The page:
Clipping from the Kansas City Times on February 16, 1937 showing drawings and photographs from the 1936 Election Vote Fraud Trial. Included are depictions of the courtroom, evidence, and corridor outside of the courtroom. Vincent J. Doherty (Chief Deputy Election Commissioner), Fred M. Bellemere (Chairman of the Board of Election Commissioners), and Maurice M. Milligan (U.S. District Attorney).
Clipping entitled, "The Thirteen Jurors Who Will Hear the Vote Fraud Trial" from the Kansas City Times on February 16, 1937. The caption provides the name, profession, and hometown of each juror, all of whom live outside of Jackson County.
Citizens' League Bulletin issue with the main article reporting on the 1936 Election Voter Fraud Trials and general corrpution in Kansas City. Other articles document the cost of crime, air transportation, tax dogers, economic plans, federal salaries, and Kansas City gambling.
Clipping from the Kansas City Times on July 3, 1937 showing William D. Boyle of Boyle-Pryor Construction Company, Thomas J. Pendergast, and James M. Pendergast, all of whom allegedly assisted defendants in the 1936 Election Vote Fraud Trails. The caption for each photograph includes a quote from that person.
Clipping of Frances B. Ryan from the Kansas City Journal-Post on April 1, 1937 with caption stating, "Mrs. Frances Ryan, Pendergast political leader of the Twelfth ward, county Democratic committeewoman, and superintendent of the Jackson County Parental school, was charged in an indictment returned by the federal grand jury Thursday, with violating a national election law in the November election. She is said to have been the first woman ward leader in Kansas City."
Clipping from Time (magazine) on February 22, 1937 detailing the election fraud that occured in Kansas City during the 1936 General Election. The article features extended quotes from Judge Albert L. Reeves concerning the election fraud, including the following: "We can't surrender the ballot boxes to thugs, gangsters and plug-uglies who patrol the streets with machine guns. We can't stand for that any longer." The article then provides a history of political corruption in Kansas City through 1936.
Issue of the anti-corruption, Kansas City-based newspaper, Future: The Newsweekly for Today. The front page includes an article, continued on page 8, discussing the difficulty of accessing city records for citizens or reporters. Other featured articles include: “Snapshots” (p. 1), with quick items that include Nell Donnelly Reed having been rated fourth in a list of the most prominent business women in the country; “Seven Eleven” (p.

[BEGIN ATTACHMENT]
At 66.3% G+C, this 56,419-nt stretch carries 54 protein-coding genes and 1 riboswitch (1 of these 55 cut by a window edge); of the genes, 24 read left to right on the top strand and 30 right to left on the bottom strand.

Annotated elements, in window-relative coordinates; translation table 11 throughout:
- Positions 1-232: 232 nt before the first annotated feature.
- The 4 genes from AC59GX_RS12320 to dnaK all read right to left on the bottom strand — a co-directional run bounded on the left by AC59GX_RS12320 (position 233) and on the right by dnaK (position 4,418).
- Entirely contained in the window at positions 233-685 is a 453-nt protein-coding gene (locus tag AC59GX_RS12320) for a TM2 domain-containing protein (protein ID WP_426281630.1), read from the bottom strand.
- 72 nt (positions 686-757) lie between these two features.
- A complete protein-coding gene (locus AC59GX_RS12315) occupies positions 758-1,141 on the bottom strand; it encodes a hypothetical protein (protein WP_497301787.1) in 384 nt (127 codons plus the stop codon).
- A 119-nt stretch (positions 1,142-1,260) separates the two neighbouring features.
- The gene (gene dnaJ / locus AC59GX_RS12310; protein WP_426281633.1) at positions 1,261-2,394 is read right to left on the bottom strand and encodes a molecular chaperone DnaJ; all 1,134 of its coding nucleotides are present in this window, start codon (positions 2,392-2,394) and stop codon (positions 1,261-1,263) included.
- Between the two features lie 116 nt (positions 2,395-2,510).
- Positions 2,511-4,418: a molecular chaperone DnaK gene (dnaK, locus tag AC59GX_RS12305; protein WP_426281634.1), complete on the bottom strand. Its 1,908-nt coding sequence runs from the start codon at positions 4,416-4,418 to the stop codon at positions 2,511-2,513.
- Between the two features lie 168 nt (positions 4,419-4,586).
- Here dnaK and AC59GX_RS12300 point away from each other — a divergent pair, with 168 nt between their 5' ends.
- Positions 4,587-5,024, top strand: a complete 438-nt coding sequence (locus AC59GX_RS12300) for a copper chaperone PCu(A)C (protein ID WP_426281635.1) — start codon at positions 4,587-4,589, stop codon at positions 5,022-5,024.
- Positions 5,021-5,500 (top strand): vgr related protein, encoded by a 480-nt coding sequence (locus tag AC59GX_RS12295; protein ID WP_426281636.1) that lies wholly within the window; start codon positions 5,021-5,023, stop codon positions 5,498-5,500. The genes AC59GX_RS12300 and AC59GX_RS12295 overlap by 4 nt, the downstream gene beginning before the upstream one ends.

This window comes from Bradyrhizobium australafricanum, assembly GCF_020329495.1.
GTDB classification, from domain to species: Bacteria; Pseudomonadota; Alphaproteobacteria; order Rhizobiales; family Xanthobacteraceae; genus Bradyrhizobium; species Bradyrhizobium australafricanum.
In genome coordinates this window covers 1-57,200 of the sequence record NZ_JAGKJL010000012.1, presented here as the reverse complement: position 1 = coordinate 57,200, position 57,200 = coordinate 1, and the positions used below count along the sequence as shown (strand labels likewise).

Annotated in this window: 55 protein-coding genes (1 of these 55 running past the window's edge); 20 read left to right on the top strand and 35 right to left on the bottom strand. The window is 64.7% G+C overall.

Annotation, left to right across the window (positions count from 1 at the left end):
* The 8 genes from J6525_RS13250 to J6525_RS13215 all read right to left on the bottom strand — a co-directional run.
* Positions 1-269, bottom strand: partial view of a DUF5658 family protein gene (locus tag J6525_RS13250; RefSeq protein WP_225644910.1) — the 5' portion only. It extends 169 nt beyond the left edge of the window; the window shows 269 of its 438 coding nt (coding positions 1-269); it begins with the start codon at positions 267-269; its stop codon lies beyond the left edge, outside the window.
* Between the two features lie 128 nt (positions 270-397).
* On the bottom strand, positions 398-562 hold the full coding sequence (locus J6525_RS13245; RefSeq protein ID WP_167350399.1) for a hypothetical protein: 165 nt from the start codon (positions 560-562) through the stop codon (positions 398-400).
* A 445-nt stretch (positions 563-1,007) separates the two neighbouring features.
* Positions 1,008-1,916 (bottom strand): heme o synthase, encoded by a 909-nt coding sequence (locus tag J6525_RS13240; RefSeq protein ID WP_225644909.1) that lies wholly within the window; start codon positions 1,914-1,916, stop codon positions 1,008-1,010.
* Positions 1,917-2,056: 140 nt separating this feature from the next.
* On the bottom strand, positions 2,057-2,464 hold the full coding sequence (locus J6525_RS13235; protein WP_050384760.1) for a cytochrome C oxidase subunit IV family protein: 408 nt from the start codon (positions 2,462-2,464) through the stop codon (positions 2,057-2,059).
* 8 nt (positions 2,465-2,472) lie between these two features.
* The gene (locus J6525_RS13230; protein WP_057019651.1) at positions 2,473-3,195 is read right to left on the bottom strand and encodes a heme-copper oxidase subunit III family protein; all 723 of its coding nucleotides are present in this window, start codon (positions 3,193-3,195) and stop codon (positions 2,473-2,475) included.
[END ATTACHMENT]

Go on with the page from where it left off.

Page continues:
Issue of the anti-corruption, Kansas City-based newspaper, Future: The Newsweekly for Today. The front page includes an article, continued on pages 3 and 8, about the election frauds in Kansas City government, with a photo of fraudulent signatures in a precinct book and a photo of Gil Bourk, promoter of "permanent registration." Other featured articles include: “Missouri Valley Authority” (p. 2), about a proposed Missouri analog of the New Deal Tennessee Valley Authority; “Better Driving” (p.
Letter, labeled "confidential," from an unknown correspondent to Mr. Halley, regarding information received from Kansas City crime boss Charles Binaggio's brother, Dominick. Tim Moran, a "big time gambler here under ... both Prendergasts [sic]," is reported to have instructed Charles Binaggio to support a Pendergast candidate in exchange for sparing numerous men in Binaggio's inner circle from income tax fraud indictments.
Issue of the anti-corruption, Kansas City-based newspaper, Future: The Newsweekly for Today. The front page includes an article, continued on page 8, with a photo and description of Kansas City FBI agent Lieutenant William Gordon, "commended by J. Edgar Hoover," in an article about the crime-fighting operations of the Federal Bureau of Investigations and its relation to Kansas City crime. Sheriff Bash, Chief Coffey, Director Reppert, Chief of Detectives Thomas Higgins, and Lieutenant George Rayen are also discussed. Other featured articles include: “Journey to the K.C.
Letter labeled "PERSONAL" from S. H. Toucey to Senator Estes Kefauver, regarding his Special Committee to Investigate Organized Crime in Interstate Commerce. Toucey writes that he doesn't "like CRIME anymore than the United States Senate do," and goes on to summarize his view of election fraud andand insurance scandals in Kansas City and Jackson County.